Many Americans, he noted, are living very close to paycheck to paycheck and "it's creating a level of stress that cannot be overstated."

Employees are saying they are more concerned about what this means for their family and for them financially than they are of getting COVID-19, he said during a conference call on Tuesday. 

More than 99 percent of the nation's 28.7 million firms are small businesses—companies with 1 to 499 employees—and 88 percent have fewer than 20 employees, according to JP Morgan Chase. 



Nearly a quarter of small businesses have not discussed any preparedness measures for dealing with the pandemic. Some small business owners, though, are finding ways to help their employees during this time

These are the top five preparedness measures that SHRM found small business owners are taking:

  • 90 percent are encouraging sick employees to take time off. One-third of small businesses, though, offer no paid leave. Some employers will be required to provide paid sick leave during the pandemic; there are exceptions for some small employers.
  • 83 percent provide employees with health tips and information related to the virus.
  • 73 percent provide health products such as masks and hand sanitizers to limit transmission of the virus.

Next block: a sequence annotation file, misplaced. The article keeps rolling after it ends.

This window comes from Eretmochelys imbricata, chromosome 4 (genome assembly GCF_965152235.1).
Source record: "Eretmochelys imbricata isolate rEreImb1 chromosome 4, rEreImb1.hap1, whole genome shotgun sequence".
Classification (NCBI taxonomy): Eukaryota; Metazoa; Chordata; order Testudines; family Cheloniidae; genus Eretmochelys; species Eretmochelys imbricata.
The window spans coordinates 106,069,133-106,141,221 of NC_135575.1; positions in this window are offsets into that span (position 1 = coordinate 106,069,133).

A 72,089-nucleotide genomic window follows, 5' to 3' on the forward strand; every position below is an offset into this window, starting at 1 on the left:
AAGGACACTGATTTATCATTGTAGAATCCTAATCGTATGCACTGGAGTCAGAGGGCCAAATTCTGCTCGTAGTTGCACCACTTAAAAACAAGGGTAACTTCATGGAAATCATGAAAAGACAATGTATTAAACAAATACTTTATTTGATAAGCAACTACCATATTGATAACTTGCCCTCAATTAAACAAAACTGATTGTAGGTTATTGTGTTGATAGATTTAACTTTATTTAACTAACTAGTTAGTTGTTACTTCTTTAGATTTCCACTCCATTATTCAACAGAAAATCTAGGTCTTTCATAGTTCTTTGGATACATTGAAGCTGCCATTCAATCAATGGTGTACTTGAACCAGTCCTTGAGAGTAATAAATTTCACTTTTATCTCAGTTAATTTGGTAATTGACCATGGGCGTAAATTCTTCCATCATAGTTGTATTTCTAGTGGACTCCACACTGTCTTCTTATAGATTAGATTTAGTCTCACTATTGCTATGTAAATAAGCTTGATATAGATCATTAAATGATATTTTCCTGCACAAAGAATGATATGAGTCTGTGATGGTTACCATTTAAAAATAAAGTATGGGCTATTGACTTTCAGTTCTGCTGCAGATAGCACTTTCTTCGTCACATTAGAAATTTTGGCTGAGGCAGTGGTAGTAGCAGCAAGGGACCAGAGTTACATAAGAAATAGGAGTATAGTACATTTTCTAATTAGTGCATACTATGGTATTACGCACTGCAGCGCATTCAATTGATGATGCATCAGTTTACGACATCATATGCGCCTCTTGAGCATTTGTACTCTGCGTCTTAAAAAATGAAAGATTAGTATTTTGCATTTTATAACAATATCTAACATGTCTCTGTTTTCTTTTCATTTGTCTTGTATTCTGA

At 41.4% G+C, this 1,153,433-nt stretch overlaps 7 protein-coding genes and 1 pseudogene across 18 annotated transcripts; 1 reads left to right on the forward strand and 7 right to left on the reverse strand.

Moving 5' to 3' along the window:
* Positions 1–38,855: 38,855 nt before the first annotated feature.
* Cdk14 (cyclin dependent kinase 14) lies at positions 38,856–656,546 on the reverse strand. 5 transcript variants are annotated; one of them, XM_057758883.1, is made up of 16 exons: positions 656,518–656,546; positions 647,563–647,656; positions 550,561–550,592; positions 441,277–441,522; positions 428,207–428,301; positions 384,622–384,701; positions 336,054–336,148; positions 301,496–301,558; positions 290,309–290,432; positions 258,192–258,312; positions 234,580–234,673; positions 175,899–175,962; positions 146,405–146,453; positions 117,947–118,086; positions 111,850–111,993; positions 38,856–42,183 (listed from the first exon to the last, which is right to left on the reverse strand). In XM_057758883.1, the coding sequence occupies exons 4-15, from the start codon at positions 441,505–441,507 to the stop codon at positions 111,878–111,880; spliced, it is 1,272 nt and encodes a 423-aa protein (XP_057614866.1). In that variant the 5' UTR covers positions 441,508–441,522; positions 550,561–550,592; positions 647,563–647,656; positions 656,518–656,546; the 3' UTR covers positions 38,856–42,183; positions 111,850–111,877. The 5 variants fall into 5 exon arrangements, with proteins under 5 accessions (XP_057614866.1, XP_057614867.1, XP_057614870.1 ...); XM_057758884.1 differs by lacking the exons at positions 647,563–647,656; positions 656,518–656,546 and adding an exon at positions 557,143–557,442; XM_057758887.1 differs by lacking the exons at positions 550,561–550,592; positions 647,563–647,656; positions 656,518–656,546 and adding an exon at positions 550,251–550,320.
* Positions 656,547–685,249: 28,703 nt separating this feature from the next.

• 62 percent require employees to use health products to limit transmission.
  • 62 percent are restricting employee travel. 

At the time these surveys were conducted, there were no mandatory stay-at-home restrictions. California became the first on March 19, a SHRM researcher noted. President Trump issued guidelines March 16 for slowing the spread of the coronavirus over the next 15 days. Those guidelines included not participating in social gatherings of more than 10 people or visiting bars, restaurants and food courts. On March 29, Trump extended the advisory for people to practice social distancing until the end of April.

The surveys also were conducted before Congress approved stimulus packages. For more information on help meeting payroll, read the SHRM Government Affairs Team's CARES Act Paycheck Protection Program FAQs.

SHRM Online has collected the following news stories about how small businesses in the U.S. are impacted by the pandemic and some of the resources available to them. 

Governments, Large Organizations Offer Help to Small Businesses During Pandemic